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The future has never been certain. People have imagined, and will always imagine, what the future will hold for them, and while occasionally there have been accurate predictions, these are the exception rather than the rule. We are not getting across town in flying cars, nor have our housekeepers been replaced by the robots predicted in the 1970’s. Perhaps a few individuals did, but we as a society did not appreciate the revolutionary, world changing impact of the internet at its inception, nor the tremendous influence of social media in the early days of ‘Myspace’ and the like.
In Uganda, we nevertheless try to predict what is around the corner. We can make some educated guesses about how different our country may become; perhaps we will be heavily dependent and influenced by China. After all, the investment China is making in this country is substantial, and we may make some educated guesses about how that might play out. Or perhaps our economy will be highly reliant on oil. We know we have the potential for this resource. Could this be what revolutionizes our country’s economy?
Yet we are wise to accept that we are unlikely to accurately predict what future decades will hold for us. If we ever unlock the oil resource we have, we may find global demand dries up as western countries find ecologically friendly alternatives to fossil fuels. China may decide to cut their losses in Uganda in a situation like this, or find other emerging markets to concentrate on. Some new innovation might change the way global commerce is done, and leave Uganda further behind, or we may discover a new resource that becomes a valuable global commodity.
Yet we still need to prepare ourselves for times to come. This is the purpose of our education: it is an investment in the future. There are 2 approaches to investing in education:
Either we train ourselves for skills to give us advantages in predicted future events - learn Chinese, or sign up for one of the plethora of Oil and Gas programs offered by many universities. But the future is uncertain, we could be wrong about these predictions.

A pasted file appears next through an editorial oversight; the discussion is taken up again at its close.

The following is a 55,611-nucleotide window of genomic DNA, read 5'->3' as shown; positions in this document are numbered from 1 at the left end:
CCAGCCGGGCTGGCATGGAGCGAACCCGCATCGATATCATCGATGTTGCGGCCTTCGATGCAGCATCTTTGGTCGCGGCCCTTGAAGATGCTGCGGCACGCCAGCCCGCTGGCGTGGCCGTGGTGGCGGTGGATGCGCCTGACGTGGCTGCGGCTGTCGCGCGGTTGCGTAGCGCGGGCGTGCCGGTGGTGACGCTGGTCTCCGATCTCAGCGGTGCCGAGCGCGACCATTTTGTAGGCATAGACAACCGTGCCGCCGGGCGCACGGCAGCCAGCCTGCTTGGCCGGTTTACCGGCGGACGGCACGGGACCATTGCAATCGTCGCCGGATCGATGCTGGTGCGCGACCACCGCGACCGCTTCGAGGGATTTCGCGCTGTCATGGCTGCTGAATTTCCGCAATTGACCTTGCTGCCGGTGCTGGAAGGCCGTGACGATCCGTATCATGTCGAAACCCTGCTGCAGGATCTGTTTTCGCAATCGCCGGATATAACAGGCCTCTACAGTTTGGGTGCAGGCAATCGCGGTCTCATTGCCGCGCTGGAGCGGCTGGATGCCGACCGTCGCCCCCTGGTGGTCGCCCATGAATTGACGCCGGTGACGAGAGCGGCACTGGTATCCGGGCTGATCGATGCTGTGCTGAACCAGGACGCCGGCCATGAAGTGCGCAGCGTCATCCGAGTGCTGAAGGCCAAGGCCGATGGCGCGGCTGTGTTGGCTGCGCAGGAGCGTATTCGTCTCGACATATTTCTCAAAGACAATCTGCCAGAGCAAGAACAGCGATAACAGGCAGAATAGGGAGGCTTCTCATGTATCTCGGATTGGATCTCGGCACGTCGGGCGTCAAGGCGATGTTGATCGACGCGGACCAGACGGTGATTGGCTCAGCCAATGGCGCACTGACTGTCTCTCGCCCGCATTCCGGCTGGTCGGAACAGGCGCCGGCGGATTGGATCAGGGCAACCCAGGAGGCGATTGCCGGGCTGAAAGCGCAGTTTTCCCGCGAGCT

Or we can train ourselves to be lifelong learners, to open up our learning perspectives to have a growth mindset. What does this mean? It means we train ourselves in skills that can be widely applied in a wide variety of situations, that we train our minds to see problems as opportunities, and to solve them efficiently. We research and learn of new approaches to effectively tackle never before encountered situations, and apply ourselves to learning new skills whenever needed. We make our education train us in how we think, not what we know.
A fixed mindset encounters a situation they have not been trained for, and says they have nothing to offer and can’t get involved. A growth mindset is faced with a new challenge they have never encountered before, and get excited by the opportunity to learn a new skill to tackle it. How are we training our minds to take this perspective? How are our schools and university programs facilitating this?
So ask yourself whether the education you or your children are receiving is preparing the student well for exams, or generating a hunger for learning itself? Are we just learning facts that Google can tell us anyway, or are we understanding new concepts that can be applied widely? Are we learning through repetition and cramming, or are we learning through inquiry and discovery? And is our education academic, or is it holistically helping us apply values, innovate, and become better leaders? The answer to these questions may tell you whether the education you are paying for is a wise investment in the future.
If our education system can change to achieve these new set of goals, no matter what the future holds for Uganda, we, and our children, will thrive in it.
Author: Sean Clarke
Date: October 2019